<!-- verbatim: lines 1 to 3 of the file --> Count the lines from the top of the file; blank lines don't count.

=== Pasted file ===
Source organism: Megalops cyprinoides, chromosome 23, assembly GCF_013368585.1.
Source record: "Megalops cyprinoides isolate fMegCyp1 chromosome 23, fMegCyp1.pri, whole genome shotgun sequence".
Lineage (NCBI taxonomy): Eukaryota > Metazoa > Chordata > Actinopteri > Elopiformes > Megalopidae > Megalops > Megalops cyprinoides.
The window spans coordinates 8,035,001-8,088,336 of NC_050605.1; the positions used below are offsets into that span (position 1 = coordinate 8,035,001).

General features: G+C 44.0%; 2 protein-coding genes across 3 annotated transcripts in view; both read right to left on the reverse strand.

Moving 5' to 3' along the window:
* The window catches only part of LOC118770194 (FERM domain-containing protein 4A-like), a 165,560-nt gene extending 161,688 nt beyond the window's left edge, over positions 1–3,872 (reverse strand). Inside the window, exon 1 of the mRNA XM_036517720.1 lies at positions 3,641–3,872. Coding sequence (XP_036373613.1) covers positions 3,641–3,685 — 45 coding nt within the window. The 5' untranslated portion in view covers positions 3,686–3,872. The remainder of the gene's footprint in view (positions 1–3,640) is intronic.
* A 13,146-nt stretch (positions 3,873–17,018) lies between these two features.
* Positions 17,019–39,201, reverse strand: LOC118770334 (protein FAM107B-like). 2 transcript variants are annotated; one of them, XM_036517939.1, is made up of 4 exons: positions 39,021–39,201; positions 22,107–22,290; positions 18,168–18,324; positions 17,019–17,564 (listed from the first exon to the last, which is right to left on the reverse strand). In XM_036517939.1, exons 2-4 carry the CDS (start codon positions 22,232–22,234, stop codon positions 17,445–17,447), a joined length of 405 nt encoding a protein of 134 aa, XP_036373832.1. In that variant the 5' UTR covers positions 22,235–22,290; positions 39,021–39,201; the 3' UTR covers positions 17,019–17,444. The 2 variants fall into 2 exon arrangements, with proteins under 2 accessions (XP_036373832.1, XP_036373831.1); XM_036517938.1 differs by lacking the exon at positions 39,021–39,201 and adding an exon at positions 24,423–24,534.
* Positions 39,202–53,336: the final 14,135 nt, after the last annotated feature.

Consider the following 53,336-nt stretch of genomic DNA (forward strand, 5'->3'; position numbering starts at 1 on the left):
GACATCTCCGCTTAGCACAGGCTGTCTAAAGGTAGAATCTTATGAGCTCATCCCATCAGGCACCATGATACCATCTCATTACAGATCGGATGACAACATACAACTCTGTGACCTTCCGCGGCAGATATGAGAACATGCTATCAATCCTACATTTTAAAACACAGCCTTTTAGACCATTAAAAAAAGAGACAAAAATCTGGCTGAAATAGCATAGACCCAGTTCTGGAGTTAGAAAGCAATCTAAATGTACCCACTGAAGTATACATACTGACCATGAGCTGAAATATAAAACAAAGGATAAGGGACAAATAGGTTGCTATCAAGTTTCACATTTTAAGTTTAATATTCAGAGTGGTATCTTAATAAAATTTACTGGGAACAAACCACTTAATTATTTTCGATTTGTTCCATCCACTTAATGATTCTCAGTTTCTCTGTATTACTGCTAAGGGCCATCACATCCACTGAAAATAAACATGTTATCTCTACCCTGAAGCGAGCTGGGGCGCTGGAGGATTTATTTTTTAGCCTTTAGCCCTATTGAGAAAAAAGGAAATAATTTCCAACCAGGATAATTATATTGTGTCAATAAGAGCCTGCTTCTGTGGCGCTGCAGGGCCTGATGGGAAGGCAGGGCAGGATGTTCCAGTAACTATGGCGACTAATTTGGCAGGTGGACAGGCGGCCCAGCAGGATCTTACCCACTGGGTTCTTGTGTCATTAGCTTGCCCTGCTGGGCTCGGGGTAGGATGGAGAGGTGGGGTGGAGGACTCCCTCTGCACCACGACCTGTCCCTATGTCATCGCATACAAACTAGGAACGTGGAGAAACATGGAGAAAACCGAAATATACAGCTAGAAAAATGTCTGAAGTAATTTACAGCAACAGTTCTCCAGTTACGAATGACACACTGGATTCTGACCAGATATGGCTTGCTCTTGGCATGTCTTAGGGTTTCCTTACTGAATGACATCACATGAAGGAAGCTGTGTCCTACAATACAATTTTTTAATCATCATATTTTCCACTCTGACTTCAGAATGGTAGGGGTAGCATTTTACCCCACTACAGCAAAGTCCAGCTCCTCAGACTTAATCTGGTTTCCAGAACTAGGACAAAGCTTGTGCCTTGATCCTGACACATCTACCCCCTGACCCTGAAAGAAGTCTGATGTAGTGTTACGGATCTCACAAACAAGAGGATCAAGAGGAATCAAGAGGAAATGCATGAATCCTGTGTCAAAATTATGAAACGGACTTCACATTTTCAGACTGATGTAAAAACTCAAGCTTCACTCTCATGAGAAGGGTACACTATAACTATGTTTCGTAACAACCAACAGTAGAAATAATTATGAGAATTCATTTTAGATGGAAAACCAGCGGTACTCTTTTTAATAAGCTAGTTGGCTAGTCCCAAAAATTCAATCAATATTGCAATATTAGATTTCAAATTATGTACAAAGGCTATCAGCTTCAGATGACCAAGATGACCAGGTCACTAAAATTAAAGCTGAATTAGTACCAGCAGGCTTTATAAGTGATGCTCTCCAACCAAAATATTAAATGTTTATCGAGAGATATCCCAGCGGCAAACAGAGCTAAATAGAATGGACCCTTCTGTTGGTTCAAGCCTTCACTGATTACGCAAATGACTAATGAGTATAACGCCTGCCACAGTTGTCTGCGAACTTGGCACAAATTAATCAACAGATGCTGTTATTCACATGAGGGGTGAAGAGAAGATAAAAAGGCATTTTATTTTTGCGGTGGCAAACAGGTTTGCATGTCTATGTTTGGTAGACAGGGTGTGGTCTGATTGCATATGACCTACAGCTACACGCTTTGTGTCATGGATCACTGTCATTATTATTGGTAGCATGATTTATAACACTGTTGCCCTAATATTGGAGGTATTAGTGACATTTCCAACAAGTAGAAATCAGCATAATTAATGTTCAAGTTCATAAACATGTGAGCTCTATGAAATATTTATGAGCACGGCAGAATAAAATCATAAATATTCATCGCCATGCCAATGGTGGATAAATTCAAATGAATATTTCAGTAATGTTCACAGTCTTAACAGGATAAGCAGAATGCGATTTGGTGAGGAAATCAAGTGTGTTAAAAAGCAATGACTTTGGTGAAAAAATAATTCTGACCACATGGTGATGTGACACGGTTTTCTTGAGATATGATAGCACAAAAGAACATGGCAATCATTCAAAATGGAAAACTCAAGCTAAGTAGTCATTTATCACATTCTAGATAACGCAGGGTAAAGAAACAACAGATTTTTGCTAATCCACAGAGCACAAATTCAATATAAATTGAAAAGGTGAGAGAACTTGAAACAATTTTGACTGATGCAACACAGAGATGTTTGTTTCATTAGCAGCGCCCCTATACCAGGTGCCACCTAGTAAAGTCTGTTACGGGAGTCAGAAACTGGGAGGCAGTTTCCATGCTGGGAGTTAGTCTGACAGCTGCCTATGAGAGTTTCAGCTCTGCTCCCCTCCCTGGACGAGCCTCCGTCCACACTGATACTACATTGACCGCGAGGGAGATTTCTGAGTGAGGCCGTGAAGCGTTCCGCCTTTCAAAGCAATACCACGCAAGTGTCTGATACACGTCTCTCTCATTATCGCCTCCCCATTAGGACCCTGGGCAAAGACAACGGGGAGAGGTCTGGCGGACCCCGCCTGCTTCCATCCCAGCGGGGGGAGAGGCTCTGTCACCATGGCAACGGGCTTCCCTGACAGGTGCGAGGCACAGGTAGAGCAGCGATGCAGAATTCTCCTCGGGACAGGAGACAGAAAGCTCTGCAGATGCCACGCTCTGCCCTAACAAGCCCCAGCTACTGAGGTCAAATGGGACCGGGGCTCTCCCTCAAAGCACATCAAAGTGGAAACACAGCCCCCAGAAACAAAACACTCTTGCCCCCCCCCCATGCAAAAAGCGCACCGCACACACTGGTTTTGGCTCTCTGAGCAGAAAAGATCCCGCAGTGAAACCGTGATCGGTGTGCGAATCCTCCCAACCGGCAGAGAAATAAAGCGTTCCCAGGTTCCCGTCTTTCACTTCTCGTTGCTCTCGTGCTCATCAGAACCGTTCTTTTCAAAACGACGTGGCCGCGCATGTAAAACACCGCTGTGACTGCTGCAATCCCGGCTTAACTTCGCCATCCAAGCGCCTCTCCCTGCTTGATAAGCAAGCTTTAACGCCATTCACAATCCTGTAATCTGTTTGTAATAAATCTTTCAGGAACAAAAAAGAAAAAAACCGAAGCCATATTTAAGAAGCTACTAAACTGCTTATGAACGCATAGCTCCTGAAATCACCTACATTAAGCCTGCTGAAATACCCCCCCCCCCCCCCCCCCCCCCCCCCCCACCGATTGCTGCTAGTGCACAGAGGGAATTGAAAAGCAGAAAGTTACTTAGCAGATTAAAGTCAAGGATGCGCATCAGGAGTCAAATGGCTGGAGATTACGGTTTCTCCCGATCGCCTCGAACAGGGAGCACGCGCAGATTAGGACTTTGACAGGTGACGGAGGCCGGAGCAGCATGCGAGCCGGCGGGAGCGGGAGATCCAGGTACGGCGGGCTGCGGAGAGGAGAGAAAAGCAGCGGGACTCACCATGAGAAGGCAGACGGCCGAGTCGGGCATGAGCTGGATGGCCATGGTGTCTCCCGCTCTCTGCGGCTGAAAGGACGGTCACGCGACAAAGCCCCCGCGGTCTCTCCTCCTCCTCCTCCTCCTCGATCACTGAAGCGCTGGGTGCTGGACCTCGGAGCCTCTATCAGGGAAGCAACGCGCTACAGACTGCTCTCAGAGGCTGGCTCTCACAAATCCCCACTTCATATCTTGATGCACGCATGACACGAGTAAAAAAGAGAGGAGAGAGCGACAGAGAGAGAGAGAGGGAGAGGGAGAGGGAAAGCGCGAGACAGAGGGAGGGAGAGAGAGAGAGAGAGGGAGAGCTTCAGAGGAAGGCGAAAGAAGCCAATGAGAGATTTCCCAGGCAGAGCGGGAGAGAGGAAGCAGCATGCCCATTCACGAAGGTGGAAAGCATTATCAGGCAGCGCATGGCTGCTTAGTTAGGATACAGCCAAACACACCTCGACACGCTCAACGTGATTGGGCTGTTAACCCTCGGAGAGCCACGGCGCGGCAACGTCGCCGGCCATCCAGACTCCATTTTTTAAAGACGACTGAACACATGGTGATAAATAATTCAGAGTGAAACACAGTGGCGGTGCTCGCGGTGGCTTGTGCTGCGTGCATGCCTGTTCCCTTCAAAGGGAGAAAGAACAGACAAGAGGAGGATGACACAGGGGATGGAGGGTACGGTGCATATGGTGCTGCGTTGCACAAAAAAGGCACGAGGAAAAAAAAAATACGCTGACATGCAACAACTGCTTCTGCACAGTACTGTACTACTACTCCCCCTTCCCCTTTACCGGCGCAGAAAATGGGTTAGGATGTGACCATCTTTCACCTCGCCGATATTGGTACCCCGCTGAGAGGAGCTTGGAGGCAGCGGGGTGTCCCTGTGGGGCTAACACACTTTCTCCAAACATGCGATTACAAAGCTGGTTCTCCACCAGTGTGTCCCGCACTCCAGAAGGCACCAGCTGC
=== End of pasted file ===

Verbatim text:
Source organism: Megalops cyprinoides, chromosome 23, assembly GCF_013368585.1.
Source record: "Megalops cyprinoides isolate fMegCyp1 chromosome 23, fMegCyp1.pri, whole genome shotgun sequence".
Lineage (NCBI taxonomy): Eukaryota > Metazoa > Chordata > Actinopteri > Elopiformes > Megalopidae > Megalops > Megalops cyprinoides.